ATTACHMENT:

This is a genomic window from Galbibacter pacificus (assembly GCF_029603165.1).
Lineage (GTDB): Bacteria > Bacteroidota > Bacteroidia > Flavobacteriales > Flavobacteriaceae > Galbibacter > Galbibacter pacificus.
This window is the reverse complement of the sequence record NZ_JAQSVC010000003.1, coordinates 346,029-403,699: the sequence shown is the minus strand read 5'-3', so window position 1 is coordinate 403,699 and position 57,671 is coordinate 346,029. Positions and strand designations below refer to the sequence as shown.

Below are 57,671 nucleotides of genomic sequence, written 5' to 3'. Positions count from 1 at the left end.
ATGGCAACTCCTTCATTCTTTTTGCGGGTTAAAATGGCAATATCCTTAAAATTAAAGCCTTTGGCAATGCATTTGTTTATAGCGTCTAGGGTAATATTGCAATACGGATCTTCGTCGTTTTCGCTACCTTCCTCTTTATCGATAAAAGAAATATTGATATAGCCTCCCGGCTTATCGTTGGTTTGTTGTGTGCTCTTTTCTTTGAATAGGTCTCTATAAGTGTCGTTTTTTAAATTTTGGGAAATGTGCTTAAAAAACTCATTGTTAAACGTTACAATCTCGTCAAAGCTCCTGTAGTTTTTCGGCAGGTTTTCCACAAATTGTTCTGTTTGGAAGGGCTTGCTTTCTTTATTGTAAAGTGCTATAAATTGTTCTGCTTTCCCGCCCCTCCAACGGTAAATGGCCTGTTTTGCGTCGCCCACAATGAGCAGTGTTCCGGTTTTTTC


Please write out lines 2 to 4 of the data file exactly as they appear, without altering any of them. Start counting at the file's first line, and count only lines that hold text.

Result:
Lineage (GTDB): Bacteria > Bacteroidota > Bacteroidia > Flavobacteriales > Flavobacteriaceae > Galbibacter > Galbibacter pacificus.
This window is the reverse complement of the sequence record NZ_JAQSVC010000003.1, coordinates 346,029-403,699: the sequence shown is the minus strand read 5'-3', so window position 1 is coordinate 403,699 and position 57,671 is coordinate 346,029. Positions and strand designations below refer to the sequence as shown.

Below are 57,671 nucleotides of genomic sequence, written 5' to 3'. Positions count from 1 at the left end.